Ending the vicious cycle of busywork

Tim is very mad at Elon Musk.

His rage started 10 days ago when Musk called Dogecoin “a hustle” on Saturday Night Live. That sent the cryptocurrency tumbling.

Then last week – adding insult to injury – Musk lambasted Bitcoin’s carbon footprint. Bitcoin plummeted by nearly 50%.

Crouched over the bright light of Tim’s Coinbase account, all he sees is a sea of red negative signs. Musk’s nonsensical tweets have lost him a lot of money.

But Tim’s got a bigger problem.

It’s 2:30 AM on Tuesday morning.

He was just up for his regular bathroom break. But now he’s tossing and turning, with his iPhone glued to his palm.


Tina opens her eyes as she hears the robins chirping outside her window.

She scans her Apple Watch and – like clockwork – it’s 5:48 AM. It’s been two years since Tina used an alarm. Her body naturally wakes up 8 hours after she goes to bed.

(Just in case though, she has a back up alarm set for 6:30 AM.)

Since she got “the jab” exactly a month ago, her favorite Bikram Yoga Studio finally re-opened. Her clothes, yoga mat and a full water bottle are perfectly laid out in front of her door (Atomic Habits-style!) and she walks over just in time for the 6 AM class.

She goes through the 26 poses in the 105 degree heat. It’s pretty intense, but Tina’s got her eye on the prize. The days that start with Bikram are always the most productive and serene.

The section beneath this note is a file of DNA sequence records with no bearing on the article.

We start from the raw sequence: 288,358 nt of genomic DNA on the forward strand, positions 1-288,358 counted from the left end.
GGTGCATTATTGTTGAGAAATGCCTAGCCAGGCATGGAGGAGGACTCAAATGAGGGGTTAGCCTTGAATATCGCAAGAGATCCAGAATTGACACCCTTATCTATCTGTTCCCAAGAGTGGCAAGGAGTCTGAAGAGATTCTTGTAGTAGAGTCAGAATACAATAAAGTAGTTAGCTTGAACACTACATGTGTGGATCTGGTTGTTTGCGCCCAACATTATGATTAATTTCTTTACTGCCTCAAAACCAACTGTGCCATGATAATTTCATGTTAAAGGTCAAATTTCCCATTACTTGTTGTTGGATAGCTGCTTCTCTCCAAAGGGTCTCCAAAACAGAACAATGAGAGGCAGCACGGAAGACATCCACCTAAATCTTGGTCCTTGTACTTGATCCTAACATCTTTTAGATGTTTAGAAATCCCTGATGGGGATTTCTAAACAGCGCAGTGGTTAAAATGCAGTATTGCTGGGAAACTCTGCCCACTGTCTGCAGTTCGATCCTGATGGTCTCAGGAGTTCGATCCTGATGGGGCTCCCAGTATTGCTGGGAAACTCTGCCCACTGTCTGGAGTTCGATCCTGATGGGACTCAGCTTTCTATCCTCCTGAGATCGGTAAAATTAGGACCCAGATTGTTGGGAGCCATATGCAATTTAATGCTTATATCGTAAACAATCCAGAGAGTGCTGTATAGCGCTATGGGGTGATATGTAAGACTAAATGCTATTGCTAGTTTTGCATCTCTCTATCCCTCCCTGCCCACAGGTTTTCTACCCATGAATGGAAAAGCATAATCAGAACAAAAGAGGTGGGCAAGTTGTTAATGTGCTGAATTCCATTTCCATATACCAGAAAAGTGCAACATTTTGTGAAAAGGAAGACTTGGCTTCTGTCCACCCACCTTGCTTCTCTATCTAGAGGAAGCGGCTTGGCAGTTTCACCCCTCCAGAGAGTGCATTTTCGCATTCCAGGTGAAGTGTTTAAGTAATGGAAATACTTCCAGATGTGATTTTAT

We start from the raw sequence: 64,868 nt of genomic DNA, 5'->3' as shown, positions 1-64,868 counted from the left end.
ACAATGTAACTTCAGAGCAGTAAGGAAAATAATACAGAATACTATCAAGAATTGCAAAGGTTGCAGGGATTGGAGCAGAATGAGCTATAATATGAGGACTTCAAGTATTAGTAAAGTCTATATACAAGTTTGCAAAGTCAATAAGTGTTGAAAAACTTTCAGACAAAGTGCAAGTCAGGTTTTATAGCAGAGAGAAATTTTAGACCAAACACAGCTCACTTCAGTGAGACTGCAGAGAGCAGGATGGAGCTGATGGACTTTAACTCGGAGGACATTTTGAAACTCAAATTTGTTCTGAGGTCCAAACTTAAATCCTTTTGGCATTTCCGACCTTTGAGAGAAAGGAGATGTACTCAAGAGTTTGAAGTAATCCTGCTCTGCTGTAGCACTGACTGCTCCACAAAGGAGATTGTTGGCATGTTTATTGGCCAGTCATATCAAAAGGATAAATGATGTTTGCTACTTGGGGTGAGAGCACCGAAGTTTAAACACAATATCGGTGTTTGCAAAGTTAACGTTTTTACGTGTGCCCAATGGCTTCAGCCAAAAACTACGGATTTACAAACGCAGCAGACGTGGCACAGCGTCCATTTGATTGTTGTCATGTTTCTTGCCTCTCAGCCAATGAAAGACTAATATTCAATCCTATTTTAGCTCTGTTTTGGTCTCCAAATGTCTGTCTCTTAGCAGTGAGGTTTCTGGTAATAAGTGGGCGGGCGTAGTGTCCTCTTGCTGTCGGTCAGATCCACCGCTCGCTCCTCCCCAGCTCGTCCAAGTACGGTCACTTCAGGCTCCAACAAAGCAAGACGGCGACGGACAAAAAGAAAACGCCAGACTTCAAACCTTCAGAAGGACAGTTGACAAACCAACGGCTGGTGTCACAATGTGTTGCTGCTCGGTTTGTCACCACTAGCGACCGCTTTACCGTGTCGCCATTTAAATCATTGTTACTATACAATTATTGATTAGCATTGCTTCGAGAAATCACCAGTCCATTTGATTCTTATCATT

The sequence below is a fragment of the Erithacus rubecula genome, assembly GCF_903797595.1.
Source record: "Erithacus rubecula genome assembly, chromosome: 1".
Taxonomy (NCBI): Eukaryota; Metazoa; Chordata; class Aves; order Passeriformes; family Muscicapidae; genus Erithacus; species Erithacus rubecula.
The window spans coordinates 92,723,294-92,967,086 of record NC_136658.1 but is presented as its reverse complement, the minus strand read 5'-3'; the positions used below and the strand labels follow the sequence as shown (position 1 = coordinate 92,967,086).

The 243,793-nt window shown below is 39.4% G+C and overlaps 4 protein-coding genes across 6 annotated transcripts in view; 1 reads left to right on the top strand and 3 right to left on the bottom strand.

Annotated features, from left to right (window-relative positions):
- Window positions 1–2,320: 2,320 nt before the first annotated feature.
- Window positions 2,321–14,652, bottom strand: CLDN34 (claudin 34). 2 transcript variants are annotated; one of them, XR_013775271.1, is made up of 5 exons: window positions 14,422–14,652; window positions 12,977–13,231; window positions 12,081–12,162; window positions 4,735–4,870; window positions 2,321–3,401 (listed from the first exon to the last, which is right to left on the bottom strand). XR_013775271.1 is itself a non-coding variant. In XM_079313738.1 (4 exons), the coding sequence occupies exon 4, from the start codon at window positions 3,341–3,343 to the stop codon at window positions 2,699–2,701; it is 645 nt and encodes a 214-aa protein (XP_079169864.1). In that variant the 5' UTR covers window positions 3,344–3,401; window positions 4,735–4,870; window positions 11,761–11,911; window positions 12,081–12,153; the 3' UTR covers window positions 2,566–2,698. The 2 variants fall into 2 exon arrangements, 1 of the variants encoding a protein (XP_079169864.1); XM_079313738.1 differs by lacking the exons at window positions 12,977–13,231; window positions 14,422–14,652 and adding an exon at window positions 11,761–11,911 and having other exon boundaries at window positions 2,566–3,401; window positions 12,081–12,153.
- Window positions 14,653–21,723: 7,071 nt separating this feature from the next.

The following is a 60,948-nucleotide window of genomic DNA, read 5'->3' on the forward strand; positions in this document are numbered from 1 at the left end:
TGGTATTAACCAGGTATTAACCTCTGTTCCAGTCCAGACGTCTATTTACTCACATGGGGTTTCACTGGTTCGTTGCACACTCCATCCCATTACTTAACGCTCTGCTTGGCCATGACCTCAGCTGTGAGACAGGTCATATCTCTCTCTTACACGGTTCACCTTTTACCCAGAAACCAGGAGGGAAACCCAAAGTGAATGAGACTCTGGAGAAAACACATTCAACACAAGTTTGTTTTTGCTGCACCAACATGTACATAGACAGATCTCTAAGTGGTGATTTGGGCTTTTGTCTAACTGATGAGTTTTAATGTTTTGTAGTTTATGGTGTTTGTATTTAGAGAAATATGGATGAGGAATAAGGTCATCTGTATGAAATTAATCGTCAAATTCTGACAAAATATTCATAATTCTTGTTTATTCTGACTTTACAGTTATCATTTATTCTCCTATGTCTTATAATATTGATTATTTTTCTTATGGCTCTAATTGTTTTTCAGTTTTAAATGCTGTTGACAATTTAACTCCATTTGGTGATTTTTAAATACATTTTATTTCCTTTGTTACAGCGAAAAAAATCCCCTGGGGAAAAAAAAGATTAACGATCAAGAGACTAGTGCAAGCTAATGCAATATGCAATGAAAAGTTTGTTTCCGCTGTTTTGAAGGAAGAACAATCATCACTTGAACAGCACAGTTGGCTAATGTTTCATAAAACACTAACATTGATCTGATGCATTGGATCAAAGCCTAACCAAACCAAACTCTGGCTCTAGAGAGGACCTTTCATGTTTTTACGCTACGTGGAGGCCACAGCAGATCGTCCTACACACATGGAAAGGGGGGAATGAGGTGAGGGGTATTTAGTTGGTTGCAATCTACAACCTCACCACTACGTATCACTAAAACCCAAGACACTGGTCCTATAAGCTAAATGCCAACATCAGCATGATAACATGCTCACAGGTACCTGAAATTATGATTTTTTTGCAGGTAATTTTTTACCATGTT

A surefire way to win the day.


Tim (who we’ll now refer to as $10 Dollar Tim) stumbles downstairs after hitting snooze 3 times. His Oura ring gives him a sleep score of 62 (out of 100). Between his daily drinking, doom-scrolling and newfound crypto obsession, he’s failed to crack 70 since the early days of the pandemic. And as a 41 year old with teetering on the brink of high blood pressure, his physician would be pretty disappointed with his sleeping habits.

Furthermore, the crypto thing makes no sense. Tim’s got a great job as a Manager at Deloitte and manages a team of 7 analysts. Sure, he deals with the nagging “what am I doing with my life” question, but the compensation is solid and he’s good at his job.

(Well, the crypto thing actually does make sense. Two months ago, one of $10 Dollar Tim’s fraternity brothers rode Dogecoin and cashed out at the top. This guy was such a dope in college, and now he bought a house, a boat and never needs to work again. Tim’s FOMO is on overdrive.)

Tina (aka $10k Tina) runs sales at small design agency. She’s been there for the past 9 years, but is also getting an itch about what’s next.